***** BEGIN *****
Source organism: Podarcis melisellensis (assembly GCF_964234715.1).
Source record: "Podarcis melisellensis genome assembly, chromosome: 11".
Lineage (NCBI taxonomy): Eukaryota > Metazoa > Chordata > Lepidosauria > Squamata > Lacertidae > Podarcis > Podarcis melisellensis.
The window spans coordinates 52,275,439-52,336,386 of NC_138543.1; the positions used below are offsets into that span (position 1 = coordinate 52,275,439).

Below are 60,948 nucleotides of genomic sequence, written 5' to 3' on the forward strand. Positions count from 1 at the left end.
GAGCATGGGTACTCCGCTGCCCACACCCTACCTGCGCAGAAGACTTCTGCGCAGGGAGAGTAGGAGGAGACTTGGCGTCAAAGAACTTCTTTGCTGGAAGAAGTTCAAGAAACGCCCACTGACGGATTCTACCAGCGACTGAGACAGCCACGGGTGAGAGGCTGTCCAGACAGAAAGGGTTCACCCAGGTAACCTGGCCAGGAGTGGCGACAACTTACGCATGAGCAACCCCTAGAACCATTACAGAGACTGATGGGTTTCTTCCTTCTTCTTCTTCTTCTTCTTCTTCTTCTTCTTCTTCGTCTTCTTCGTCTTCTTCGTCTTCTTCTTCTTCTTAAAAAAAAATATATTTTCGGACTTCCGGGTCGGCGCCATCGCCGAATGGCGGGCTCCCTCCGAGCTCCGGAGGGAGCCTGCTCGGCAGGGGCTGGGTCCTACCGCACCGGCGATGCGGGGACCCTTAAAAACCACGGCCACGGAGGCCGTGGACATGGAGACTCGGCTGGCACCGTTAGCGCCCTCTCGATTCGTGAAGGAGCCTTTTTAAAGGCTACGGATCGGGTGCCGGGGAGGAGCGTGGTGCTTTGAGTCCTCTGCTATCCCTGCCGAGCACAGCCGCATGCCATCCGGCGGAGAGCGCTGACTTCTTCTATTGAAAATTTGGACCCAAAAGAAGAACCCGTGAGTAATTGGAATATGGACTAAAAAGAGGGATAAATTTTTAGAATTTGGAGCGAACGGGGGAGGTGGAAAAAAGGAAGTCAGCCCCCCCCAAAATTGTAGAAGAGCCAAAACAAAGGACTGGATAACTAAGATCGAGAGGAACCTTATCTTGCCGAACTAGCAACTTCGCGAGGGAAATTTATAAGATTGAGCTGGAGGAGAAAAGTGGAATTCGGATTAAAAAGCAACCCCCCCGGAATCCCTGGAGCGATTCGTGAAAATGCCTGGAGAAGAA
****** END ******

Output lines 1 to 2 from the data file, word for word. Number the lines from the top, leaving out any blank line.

Source organism: Podarcis melisellensis (assembly GCF_964234715.1).
Source record: "Podarcis melisellensis genome assembly, chromosome: 11".